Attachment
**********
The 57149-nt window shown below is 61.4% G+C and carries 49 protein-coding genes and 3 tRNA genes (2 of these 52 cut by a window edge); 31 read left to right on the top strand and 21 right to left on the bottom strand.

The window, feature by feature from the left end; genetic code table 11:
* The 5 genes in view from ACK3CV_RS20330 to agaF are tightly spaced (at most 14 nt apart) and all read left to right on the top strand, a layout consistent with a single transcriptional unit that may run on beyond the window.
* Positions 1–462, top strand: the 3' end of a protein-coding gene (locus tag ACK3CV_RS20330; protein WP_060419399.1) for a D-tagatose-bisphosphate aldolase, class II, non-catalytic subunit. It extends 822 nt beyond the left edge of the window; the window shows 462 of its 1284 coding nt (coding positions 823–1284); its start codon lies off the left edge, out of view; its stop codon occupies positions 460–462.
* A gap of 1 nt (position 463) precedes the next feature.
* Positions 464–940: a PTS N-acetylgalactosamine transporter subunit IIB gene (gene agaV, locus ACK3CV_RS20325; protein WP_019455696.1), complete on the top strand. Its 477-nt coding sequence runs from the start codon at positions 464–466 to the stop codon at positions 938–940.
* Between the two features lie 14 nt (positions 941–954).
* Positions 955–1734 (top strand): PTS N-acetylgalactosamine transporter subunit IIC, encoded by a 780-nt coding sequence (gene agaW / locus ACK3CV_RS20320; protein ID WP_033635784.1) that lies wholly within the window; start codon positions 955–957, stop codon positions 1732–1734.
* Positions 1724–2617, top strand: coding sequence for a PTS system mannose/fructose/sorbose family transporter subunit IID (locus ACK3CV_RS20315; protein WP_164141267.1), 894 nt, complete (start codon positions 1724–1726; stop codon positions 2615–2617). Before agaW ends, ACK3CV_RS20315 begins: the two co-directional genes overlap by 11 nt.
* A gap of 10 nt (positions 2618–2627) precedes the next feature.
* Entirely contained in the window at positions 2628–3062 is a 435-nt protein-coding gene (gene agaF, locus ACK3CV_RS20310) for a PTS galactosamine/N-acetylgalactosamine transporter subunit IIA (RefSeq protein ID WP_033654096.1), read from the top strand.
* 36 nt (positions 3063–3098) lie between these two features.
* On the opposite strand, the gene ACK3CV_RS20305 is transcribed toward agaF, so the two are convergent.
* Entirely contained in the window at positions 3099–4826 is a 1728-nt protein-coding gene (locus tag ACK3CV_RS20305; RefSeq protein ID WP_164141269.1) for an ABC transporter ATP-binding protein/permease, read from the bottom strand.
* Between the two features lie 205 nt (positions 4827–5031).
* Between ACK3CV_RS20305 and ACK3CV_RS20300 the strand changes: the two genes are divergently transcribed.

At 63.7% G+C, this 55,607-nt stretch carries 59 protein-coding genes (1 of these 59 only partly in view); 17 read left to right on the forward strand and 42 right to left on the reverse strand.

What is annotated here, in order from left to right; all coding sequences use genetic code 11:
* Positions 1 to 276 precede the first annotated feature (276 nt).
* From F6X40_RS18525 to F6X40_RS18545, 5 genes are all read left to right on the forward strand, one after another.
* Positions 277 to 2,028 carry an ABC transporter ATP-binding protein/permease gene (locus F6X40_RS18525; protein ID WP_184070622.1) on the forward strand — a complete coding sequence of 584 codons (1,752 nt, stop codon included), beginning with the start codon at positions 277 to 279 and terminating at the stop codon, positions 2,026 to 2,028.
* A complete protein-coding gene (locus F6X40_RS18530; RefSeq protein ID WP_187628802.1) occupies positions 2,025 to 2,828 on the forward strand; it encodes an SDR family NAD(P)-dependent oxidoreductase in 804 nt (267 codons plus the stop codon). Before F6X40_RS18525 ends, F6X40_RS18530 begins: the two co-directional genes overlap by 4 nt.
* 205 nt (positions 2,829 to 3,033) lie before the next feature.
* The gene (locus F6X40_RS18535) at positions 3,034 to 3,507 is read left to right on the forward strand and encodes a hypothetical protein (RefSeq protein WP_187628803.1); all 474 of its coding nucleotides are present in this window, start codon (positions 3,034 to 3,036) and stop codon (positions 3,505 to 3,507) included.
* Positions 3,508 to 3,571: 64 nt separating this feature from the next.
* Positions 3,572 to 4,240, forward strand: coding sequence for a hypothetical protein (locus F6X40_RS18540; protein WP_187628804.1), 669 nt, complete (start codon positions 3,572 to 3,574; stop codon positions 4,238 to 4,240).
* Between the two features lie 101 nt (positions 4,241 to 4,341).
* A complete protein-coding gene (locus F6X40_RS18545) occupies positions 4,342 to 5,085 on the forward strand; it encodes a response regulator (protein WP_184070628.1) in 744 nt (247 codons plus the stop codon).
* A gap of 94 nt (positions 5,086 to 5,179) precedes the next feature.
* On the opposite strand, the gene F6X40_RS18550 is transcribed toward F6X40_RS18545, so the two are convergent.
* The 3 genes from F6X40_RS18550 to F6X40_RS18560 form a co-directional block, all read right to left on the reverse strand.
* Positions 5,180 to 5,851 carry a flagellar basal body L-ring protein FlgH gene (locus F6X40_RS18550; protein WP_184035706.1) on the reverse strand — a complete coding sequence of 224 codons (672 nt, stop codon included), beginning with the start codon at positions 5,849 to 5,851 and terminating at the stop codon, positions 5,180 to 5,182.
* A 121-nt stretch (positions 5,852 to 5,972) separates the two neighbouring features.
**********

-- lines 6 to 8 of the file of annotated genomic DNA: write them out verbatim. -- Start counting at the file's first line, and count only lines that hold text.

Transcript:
* Positions 464–940: a PTS N-acetylgalactosamine transporter subunit IIB gene (gene agaV, locus ACK3CV_RS20325; protein WP_019455696.1), complete on the top strand. Its 477-nt coding sequence runs from the start codon at positions 464–466 to the stop codon at positions 938–940.
* Between the two features lie 14 nt (positions 941–954).
* Positions 955–1734 (top strand): PTS N-acetylgalactosamine transporter subunit IIC, encoded by a 780-nt coding sequence (gene agaW / locus ACK3CV_RS20320; protein ID WP_033635784.1) that lies wholly within the window; start codon positions 955–957, stop codon positions 1732–1734.